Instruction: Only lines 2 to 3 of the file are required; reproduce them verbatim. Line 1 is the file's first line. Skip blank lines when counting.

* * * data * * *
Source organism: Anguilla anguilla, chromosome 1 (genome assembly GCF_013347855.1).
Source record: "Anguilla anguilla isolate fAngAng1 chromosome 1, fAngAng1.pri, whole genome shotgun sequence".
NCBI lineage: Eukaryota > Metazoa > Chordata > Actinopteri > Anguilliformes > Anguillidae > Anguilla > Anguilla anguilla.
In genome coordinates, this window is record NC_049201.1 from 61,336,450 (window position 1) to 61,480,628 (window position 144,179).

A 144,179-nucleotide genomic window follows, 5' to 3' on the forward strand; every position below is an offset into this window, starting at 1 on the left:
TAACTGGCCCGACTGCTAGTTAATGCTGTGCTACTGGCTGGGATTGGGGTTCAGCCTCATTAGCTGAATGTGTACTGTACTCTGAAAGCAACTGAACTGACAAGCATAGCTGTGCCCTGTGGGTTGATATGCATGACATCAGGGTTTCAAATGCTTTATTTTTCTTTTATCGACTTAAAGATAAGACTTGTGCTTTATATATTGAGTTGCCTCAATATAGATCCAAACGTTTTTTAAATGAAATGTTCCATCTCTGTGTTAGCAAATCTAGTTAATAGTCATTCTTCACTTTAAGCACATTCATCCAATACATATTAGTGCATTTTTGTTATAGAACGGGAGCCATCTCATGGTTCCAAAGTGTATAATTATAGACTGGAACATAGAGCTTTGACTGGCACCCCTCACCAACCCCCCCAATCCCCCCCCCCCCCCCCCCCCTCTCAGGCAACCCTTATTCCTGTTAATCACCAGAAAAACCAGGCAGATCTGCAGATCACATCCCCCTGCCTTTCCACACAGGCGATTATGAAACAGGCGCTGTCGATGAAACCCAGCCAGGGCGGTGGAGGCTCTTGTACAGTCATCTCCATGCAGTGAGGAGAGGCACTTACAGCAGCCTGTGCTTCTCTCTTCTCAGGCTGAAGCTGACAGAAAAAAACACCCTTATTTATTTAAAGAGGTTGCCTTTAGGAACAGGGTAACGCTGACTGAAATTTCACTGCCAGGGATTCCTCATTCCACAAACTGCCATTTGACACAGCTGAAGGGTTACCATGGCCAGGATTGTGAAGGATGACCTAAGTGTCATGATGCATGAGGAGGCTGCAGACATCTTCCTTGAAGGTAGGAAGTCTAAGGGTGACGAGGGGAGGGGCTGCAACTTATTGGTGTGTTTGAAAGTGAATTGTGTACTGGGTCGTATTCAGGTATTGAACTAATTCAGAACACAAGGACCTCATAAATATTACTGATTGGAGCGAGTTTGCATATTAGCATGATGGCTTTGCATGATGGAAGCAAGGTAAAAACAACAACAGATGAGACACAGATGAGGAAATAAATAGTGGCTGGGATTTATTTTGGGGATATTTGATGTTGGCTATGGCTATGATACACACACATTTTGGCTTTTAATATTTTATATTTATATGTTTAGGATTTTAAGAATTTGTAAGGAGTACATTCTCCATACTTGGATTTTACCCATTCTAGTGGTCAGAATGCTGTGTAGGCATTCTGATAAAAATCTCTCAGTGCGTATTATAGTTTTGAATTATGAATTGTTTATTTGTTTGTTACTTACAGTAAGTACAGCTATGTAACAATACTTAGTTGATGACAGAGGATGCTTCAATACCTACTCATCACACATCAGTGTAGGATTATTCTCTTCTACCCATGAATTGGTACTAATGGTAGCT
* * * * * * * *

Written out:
Source record: "Anguilla anguilla isolate fAngAng1 chromosome 1, fAngAng1.pri, whole genome shotgun sequence".
NCBI lineage: Eukaryota > Metazoa > Chordata > Actinopteri > Anguilliformes > Anguillidae > Anguilla > Anguilla anguilla.